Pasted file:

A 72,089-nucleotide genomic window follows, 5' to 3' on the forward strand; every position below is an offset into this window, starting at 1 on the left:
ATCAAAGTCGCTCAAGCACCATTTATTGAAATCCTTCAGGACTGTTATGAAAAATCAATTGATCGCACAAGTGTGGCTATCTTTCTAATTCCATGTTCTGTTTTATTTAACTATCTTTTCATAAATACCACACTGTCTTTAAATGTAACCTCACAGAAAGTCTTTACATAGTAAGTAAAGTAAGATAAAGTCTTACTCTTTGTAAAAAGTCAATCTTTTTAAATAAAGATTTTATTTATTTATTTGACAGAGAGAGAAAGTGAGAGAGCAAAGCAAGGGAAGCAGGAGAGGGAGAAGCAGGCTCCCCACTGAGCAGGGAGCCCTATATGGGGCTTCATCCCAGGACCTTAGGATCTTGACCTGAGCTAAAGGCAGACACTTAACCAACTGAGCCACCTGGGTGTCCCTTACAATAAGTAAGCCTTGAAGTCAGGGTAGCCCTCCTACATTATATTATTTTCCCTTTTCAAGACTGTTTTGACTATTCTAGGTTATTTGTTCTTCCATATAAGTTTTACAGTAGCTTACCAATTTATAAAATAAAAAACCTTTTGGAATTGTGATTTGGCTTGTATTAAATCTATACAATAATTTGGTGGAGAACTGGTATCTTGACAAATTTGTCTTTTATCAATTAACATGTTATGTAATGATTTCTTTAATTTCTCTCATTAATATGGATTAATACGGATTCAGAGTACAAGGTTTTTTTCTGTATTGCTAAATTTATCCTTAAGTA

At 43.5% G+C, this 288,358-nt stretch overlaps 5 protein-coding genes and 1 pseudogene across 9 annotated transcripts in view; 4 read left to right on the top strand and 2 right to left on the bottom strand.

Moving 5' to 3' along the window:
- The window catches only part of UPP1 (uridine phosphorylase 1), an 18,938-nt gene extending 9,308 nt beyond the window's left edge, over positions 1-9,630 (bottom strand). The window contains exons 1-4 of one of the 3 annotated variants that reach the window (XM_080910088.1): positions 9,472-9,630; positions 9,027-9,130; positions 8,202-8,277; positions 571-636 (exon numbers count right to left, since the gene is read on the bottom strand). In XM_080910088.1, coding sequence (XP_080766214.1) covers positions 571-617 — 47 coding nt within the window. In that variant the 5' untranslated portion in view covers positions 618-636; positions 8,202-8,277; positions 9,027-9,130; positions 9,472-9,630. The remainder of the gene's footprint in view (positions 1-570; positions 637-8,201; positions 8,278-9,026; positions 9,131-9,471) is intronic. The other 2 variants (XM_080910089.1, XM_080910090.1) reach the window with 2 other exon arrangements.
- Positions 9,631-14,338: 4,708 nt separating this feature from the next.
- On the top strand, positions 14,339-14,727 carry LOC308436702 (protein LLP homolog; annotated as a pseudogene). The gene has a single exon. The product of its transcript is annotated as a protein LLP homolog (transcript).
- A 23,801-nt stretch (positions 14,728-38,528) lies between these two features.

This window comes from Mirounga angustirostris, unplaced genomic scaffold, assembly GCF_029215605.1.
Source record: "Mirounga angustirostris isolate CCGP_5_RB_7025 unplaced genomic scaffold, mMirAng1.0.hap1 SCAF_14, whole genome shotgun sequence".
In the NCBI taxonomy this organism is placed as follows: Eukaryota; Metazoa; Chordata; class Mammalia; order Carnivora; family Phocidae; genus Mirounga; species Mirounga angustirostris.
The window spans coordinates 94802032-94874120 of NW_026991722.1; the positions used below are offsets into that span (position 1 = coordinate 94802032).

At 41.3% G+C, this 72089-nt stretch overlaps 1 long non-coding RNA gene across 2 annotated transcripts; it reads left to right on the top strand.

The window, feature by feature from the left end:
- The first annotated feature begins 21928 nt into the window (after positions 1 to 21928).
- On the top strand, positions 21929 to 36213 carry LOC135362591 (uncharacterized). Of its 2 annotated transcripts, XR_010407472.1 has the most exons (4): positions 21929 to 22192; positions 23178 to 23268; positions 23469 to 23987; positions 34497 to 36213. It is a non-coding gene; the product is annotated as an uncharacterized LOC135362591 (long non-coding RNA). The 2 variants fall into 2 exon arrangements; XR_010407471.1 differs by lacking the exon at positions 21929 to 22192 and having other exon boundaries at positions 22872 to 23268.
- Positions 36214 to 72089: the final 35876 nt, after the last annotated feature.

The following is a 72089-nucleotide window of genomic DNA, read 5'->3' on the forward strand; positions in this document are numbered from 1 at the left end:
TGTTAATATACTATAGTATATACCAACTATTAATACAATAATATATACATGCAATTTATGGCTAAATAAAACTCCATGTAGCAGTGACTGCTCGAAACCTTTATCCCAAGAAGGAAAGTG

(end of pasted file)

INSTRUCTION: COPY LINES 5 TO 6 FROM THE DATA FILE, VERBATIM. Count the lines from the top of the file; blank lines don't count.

- The window catches only part of UPP1 (uridine phosphorylase 1), an 18,938-nt gene extending 9,308 nt beyond the window's left edge, over positions 1-9,630 (bottom strand). The window contains exons 1-4 of one of the 3 annotated variants that reach the window (XM_080910088.1): positions 9,472-9,630; positions 9,027-9,130; positions 8,202-8,277; positions 571-636 (exon numbers count right to left, since the gene is read on the bottom strand). In XM_080910088.1, coding sequence (XP_080766214.1) covers positions 571-617 — 47 coding nt within the window. In that variant the 5' untranslated portion in view covers positions 618-636; positions 8,202-8,277; positions 9,027-9,130; positions 9,472-9,630. The remainder of the gene's footprint in view (positions 1-570; positions 637-8,201; positions 8,278-9,026; positions 9,131-9,471) is intronic. The other 2 variants (XM_080910089.1, XM_080910090.1) reach the window with 2 other exon arrangements.
- Positions 9,631-14,338: 4,708 nt separating this feature from the next.